This came up in conversation with my Mum yesterday. She writes, but was rather sceptical of my new-found fascination. And yet, soon found herself telling me about the day she sat in a cafe and decided to write 500 words about the menu, without actually mentioning anything on the menu. She wrote the story of the list, hidden in between the sequenced elements, flipping the whole thing round so the story emerged as the list disappeared.

So, although the concept of the list suggests containment, control and completion, it actually has infinite possibility. I discovered the other day that there is a book by Umberto Eco, called The Infinity of Lists (haven’t got hold of it yet, but it’s on my Christmas list). Found myself thinking of the list more as a runaway train, accelerating and decelerating under its own momentum until it finally runs out of steam. The empty pages of the accessions register will go on forever, as long as the museum lives. There is something of this quality in Mary’s collection and the lists that go with it; a sense of uncontrolled proliferation. This I think has something to do with the sheer size of it – in marked contrast to the smallness of the individual things themselves; the simple heartbeat of repetition – page after page of ‘key, 19th century’, ‘key, 19th century’; and the unexpected juxtaposition of the supposedly ordinary and the bizarre – ‘the fossilised eye of a fish’.


Believe me, I remain

Three inscribed wooden knitting needle holders

This Tuesday’s finds. A lovely day with Hazel and Katie (on work experience), rummaging in the OPUA room. See Hazel’s thimble selection below. My selections continue an aspect of last week’s thoughts; I am currently a bit fixated on writing and the preponderance of objects which bear some kind of written text on them. Chatting about this with Hazel, she mentioned her observation that there are markings of one kind or another on so many things – instructions, maker’s names, tally marks, reference numbers, they really are everywhere once you start noticing.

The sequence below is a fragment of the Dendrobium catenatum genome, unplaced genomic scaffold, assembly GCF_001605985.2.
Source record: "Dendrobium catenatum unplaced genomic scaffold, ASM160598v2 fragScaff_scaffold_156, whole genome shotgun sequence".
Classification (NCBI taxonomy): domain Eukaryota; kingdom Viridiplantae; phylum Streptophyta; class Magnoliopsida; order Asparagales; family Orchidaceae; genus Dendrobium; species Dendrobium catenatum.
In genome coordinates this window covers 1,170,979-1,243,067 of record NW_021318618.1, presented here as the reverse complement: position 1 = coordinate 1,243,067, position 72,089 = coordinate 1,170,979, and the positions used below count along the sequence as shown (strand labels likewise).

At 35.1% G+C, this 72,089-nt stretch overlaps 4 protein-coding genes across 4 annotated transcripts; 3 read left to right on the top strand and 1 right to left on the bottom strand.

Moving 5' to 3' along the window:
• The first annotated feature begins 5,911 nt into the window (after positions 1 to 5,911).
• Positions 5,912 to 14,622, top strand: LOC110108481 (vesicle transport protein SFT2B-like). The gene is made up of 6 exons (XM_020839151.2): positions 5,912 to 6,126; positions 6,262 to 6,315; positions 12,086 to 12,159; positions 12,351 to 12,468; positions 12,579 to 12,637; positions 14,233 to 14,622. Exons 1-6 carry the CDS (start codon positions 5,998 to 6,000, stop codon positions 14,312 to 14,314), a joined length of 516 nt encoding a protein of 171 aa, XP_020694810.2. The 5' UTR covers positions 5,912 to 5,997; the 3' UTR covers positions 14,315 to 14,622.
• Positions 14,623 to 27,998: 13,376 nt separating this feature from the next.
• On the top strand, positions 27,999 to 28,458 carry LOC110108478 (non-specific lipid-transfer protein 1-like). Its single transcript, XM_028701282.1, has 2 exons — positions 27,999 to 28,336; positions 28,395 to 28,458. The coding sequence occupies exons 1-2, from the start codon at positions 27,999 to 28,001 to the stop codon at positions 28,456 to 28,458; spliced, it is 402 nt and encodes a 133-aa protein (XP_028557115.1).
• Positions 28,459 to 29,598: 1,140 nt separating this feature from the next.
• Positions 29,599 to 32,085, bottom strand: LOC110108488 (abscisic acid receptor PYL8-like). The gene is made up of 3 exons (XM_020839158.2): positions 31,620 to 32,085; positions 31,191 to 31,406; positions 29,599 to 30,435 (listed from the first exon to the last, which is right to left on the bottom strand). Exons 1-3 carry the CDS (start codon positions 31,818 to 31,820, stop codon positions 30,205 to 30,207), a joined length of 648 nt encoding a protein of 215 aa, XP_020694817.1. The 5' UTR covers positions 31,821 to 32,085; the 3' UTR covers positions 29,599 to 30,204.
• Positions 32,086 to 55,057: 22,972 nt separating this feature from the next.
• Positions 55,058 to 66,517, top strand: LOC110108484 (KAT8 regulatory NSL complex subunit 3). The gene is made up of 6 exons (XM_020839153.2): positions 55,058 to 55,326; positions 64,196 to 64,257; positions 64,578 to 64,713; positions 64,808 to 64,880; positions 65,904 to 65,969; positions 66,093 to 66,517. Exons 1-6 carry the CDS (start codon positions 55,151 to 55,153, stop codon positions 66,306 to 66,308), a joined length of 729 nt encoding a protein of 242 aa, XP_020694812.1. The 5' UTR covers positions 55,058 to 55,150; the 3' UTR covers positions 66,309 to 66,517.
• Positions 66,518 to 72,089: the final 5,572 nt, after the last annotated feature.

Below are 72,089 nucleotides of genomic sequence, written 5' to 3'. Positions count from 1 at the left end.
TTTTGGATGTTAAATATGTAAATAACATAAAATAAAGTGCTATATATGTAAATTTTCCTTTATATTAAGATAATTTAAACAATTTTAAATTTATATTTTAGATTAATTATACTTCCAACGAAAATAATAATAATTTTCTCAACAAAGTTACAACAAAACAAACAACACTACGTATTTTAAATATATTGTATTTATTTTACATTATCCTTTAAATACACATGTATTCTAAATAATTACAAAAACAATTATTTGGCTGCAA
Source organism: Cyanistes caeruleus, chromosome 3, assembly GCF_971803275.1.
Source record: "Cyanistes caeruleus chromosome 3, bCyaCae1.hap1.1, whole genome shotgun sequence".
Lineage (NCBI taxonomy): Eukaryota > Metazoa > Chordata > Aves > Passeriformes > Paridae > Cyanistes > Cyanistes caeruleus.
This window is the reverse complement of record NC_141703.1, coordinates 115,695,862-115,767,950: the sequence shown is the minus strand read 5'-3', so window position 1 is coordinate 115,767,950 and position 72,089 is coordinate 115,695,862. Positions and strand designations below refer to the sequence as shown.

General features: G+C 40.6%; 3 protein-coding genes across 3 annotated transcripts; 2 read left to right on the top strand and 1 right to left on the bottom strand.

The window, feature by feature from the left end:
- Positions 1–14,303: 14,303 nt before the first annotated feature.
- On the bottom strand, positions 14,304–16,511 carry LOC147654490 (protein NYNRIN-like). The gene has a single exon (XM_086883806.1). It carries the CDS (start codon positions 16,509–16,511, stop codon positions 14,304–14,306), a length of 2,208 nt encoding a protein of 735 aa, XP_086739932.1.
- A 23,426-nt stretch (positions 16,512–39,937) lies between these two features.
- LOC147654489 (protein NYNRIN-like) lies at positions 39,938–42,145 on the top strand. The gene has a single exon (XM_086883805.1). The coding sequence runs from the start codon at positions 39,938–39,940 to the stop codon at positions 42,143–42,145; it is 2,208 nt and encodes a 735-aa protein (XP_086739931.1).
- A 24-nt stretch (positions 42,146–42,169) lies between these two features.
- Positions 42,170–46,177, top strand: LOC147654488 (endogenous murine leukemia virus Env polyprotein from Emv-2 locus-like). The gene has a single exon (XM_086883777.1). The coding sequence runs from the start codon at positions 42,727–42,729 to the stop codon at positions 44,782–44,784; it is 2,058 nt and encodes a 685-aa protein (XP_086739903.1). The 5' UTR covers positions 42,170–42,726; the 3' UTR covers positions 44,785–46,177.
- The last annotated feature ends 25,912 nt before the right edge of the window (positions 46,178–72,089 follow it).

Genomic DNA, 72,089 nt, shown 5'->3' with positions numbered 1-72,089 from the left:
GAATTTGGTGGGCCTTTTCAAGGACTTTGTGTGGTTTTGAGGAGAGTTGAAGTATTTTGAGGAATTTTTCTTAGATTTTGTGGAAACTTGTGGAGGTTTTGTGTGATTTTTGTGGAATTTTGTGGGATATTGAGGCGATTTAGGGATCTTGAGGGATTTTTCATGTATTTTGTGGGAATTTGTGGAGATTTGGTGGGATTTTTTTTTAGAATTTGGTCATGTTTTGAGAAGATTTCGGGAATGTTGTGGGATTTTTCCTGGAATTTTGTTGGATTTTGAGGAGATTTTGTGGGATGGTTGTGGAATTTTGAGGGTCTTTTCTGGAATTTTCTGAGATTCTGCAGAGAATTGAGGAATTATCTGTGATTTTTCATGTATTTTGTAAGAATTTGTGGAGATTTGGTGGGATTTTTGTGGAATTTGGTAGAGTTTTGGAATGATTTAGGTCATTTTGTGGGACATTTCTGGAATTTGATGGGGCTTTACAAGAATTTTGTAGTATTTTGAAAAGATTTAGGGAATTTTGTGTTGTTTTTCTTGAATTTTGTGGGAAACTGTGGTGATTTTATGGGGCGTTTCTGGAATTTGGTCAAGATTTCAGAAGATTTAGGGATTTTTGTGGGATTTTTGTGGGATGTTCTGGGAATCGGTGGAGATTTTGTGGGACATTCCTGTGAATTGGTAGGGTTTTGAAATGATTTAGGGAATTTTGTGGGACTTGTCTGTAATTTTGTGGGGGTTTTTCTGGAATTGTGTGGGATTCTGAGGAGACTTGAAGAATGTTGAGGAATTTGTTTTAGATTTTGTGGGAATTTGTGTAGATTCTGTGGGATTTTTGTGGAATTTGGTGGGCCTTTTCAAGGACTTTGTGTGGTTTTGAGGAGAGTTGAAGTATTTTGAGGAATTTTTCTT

And the Mary Greg collection is particularly rich in things with people’s names on. No longer simply examples of type, but a unique point of reference to a life lived. This belonged to me. Believe me, I remain.


Inscribed wooden knitting needle holder, 'Margaret Baley 1845'


Fragments and snippets

October 18, 2012 Developments, Have a rummage, The Collection, The Letters, Uncategorized Comments Off on Fragments and snippets

From now on, I intend to spend every Tuesday at Platt Hall, exploring different aspects of the collection. This is what I looked at this week.

Patterned cloth bag

Patterned cloth bag with patchwork pieces

Patchwork piece with handwritten paper template


Patchwork piece with transcribed text from template


Patchwork piece with transcribed text from paper template

I am fascinated by these patchwork pieces, by the snippets of letters and notes that are tucked away under the fabric. Am currently thinking about the relationship between the Mary Greg Collection of objects and, what is really the Mary Greg Collection of letters that sits alongside. Is it too sweeping to say that in museums and galleries, the objects are what counts and the archive material that documents their acquisition is secondary, often ignored?